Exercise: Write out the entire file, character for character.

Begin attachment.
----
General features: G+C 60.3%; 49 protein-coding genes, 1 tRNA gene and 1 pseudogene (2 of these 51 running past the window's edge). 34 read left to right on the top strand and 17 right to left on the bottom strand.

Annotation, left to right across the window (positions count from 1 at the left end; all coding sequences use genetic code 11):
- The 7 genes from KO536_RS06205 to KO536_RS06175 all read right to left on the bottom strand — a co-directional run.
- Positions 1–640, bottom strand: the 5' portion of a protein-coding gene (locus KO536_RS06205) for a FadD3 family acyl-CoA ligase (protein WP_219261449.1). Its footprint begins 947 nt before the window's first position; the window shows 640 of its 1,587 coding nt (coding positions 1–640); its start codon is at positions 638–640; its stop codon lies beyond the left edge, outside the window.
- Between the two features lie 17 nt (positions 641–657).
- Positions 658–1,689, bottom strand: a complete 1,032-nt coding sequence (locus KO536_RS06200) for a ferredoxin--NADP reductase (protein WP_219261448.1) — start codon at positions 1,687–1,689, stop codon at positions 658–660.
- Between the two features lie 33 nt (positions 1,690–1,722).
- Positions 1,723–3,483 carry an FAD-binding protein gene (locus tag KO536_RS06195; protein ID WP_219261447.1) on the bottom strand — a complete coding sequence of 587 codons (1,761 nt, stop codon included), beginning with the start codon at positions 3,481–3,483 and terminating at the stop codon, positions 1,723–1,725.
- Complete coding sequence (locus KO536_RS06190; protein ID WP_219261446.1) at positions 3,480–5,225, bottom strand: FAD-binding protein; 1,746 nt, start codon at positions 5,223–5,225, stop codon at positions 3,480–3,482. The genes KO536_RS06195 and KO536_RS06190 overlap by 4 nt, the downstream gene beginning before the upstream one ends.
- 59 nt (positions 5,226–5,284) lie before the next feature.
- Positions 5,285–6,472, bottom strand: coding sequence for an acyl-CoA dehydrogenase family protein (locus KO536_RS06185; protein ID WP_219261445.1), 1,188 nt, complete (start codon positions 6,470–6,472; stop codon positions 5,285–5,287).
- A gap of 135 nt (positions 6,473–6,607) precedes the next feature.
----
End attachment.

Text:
General features: G+C 60.3%; 49 protein-coding genes, 1 tRNA gene and 1 pseudogene (2 of these 51 running past the window's edge). 34 read left to right on the top strand and 17 right to left on the bottom strand.

Annotation, left to right across the window (positions count from 1 at the left end; all coding sequences use genetic code 11):
- The 7 genes from KO536_RS06205 to KO536_RS06175 all read right to left on the bottom strand — a co-directional run.
- Positions 1–640, bottom strand: the 5' portion of a protein-coding gene (locus KO536_RS06205) for a FadD3 family acyl-CoA ligase (protein WP_219261449.1). Its footprint begins 947 nt before the window's first position; the window shows 640 of its 1,587 coding nt (coding positions 1–640); its start codon is at positions 638–640; its stop codon lies beyond the left edge, outside the window.
- Between the two features lie 17 nt (positions 641–657).
- Positions 658–1,689, bottom strand: a complete 1,032-nt coding sequence (locus KO536_RS06200) for a ferredoxin--NADP reductase (protein WP_219261448.1) — start codon at positions 1,687–1,689, stop codon at positions 658–660.
- Between the two features lie 33 nt (positions 1,690–1,722).
- Positions 1,723–3,483 carry an FAD-binding protein gene (locus tag KO536_RS06195; protein ID WP_219261447.1) on the bottom strand — a complete coding sequence of 587 codons (1,761 nt, stop codon included), beginning with the start codon at positions 3,481–3,483 and terminating at the stop codon, positions 1,723–1,725.
- Complete coding sequence (locus KO536_RS06190; protein ID WP_219261446.1) at positions 3,480–5,225, bottom strand: FAD-binding protein; 1,746 nt, start codon at positions 5,223–5,225, stop codon at positions 3,480–3,482. The genes KO536_RS06195 and KO536_RS06190 overlap by 4 nt, the downstream gene beginning before the upstream one ends.
- 59 nt (positions 5,226–5,284) lie before the next feature.
- Positions 5,285–6,472, bottom strand: coding sequence for an acyl-CoA dehydrogenase family protein (locus KO536_RS06185; protein ID WP_219261445.1), 1,188 nt, complete (start codon positions 6,470–6,472; stop codon positions 5,285–5,287).
- A gap of 135 nt (positions 6,473–6,607) precedes the next feature.